Parents are familiar with guardianships in the context of making wills. When parents have minor children, lawyers encourage them to nominate a guardian who will care for their children if both parents die at the same time. The guardian of a minor manages the minor’s finances and makes the same decisions about the minor’s education and healthcare that a parent would make.
Children are usually less familiar with guardianships for parents. Yet guardianships for adults are not rare. The statistics are fuzzy, but AARP’s best guess in 2013 was that 1.5 million adults are subject to guardianships in the United States.
Role of Guardians
Exact statistics are difficult to compile because states define guardianships and related concepts in different ways. In simple terms, a guardian is someone who has the legal capacity to make decisions about another person’s property, or to make personal decisions concerning that person’s life, or both.
A guardian who manages another person’s finances might be called a financial guardian, a guardian of the estate, or a conservator. A guardian who makes decisions about another person’s physical or personal needs might be called a guardian of the person.
The same person might act as a guardian of the person and of the estate, or those roles could be given to different people. Individuals who can care for themselves physically but can no longer manage their finances might need a guardian of the estate but not a guardian of the person. It is less common for an individual who is capable of managing money to need only a guardian of the person.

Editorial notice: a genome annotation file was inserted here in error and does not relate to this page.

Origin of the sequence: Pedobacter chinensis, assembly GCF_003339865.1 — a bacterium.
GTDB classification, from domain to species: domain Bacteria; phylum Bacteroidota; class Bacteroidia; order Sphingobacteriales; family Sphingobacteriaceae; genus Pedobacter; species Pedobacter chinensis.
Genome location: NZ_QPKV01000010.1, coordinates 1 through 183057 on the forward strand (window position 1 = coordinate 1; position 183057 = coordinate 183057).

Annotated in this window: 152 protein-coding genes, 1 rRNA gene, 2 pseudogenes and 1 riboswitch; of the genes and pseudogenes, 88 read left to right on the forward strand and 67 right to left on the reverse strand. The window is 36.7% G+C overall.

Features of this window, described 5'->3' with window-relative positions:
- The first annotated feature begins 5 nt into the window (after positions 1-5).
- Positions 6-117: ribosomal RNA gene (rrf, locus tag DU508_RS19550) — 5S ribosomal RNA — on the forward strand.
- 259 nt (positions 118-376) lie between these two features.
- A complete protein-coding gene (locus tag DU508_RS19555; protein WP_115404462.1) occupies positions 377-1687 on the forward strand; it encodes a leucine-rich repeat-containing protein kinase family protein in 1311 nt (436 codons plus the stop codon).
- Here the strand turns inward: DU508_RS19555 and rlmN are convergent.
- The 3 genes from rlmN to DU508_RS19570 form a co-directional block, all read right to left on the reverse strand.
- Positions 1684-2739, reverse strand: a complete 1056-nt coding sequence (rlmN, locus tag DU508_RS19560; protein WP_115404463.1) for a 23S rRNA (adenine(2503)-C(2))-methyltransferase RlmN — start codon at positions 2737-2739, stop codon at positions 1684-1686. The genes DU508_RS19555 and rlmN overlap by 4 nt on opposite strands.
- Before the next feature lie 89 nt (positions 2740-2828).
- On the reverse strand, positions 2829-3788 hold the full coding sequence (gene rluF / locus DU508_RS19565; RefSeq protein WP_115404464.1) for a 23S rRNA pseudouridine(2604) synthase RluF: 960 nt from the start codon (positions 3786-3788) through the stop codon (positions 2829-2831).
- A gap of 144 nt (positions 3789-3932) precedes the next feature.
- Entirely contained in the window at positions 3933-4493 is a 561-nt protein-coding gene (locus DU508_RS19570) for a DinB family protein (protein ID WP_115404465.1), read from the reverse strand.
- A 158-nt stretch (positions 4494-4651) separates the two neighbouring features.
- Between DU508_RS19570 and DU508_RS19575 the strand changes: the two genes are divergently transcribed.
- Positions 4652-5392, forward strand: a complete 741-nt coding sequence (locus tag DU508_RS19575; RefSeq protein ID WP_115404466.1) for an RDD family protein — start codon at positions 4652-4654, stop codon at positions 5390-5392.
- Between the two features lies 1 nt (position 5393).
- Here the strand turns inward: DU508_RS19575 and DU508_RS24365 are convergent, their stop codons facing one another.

Guardianships of the person or estate may be limited or unlimited [https://www.americanbar.org/content/dam/aba/administrative/law_aging/chartlimitedguardianshipofthepresonandproperty.pdf]. A limited guardian might be given the right to make certain kinds of decisions (such as where a person will live) but not other kinds of decisions (such as whether a person can marry).
Legal Standard for Guardianships
Guardians are appointed by a court. State laws typically use terms like “incapacitated,” “disabled,” or “in need of a guardian” to describe adults who are subject to personal guardianships. States generally describe adults in need of a financial guardian as those who are incapable of managing their estate or caring for their property.
State laws often define the kinds of underlying conditions (such as mental incapacity and infirmity) that justify a guardianship. The mere belief that an adult is making poor decisions is not a sufficient justification for a guardianship, as everyone has the right to make their own decisions even if others might disagree with them.
A model law that seeks to protect adults from unnecessary guardianships defines an adult in need of a guardian of the person as one who “lacks the ability to meet essential requirements for physical health, safety, or self-care.” The same law defines an adult in need of a financial guardian as one who “is unable to manage property or financial affairs.” In either case, the inability must be caused by a limitation in the adult’s ability “to receive and evaluate information or make or communicate decisions, even with appropriate supportive services, technological assistance, or supported decision making.”